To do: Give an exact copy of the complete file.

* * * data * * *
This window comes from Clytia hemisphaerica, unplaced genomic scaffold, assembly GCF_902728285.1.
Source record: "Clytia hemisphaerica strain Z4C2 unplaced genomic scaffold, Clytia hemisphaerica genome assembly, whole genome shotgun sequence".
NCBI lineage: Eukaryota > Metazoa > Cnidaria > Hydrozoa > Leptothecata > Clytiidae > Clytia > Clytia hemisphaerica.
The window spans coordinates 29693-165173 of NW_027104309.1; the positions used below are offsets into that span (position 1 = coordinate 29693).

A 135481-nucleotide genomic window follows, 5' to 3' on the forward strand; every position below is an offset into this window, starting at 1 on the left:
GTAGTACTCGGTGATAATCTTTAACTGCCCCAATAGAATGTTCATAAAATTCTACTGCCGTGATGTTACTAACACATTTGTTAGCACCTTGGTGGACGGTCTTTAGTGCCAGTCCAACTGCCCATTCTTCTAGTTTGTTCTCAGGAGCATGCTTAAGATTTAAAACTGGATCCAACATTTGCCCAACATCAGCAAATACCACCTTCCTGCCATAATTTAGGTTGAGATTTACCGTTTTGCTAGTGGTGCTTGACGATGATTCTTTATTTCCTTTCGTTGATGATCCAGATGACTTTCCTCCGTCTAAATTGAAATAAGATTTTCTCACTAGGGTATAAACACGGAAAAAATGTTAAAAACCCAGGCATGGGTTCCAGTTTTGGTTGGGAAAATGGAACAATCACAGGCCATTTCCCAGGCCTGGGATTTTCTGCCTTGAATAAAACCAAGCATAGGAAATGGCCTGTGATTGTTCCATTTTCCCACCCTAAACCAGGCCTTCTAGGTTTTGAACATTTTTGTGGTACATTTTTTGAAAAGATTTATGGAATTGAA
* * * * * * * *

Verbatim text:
This window comes from Clytia hemisphaerica, unplaced genomic scaffold, assembly GCF_902728285.1.
Source record: "Clytia hemisphaerica strain Z4C2 unplaced genomic scaffold, Clytia hemisphaerica genome assembly, whole genome shotgun sequence".
NCBI lineage: Eukaryota > Metazoa > Cnidaria > Hydrozoa > Leptothecata > Clytiidae > Clytia > Clytia hemisphaerica.
The window spans coordinates 29693-165173 of NW_027104309.1; the positions used below are offsets into that span (position 1 = coordinate 29693).

A 135481-nucleotide genomic window follows, 5' to 3' on the forward strand; every position below is an offset into this window, starting at 1 on the left:
GTAGTACTCGGTGATAATCTTTAACTGCCCCAATAGAATGTTCATAAAATTCTACTGCCGTGATGTTACTAACACATTTGTTAGCACCTTGGTGGACGGTCTTTAGTGCCAGTCCAACTGCCCATTCTTCTAGTTTGTTCTCAGGAGCATGCTTAAGATTTAAAACTGGATCCAACATTTGCCCAACATCAGCAAATACCACCTTCCTGCCATAATTTAGGTTGAGATTTACCGTTTTGCTAGTGGTGCTTGACGATGATTCTTTATTTCCTTTCGTTGATGATCCAGATGACTTTCCTCCGTCTAAATTGAAATAAGATTTTCTCACTAGGGTATAAACACGGAAAAAATGTTAAAAACCCAGGCATGGGTTCCAGTTTTGGTTGGGAAAATGGAACAATCACAGGCCATTTCCCAGGCCTGGGATTTTCTGCCTTGAATAAAACCAAGCATAGGAAATGGCCTGTGATTGTTCCATTTTCCCACCCTAAACCAGGCCTTCTAGGTTTTGAACATTTTTGTGGTACATTTTTTGAAAAGATTTATGGAATTGAA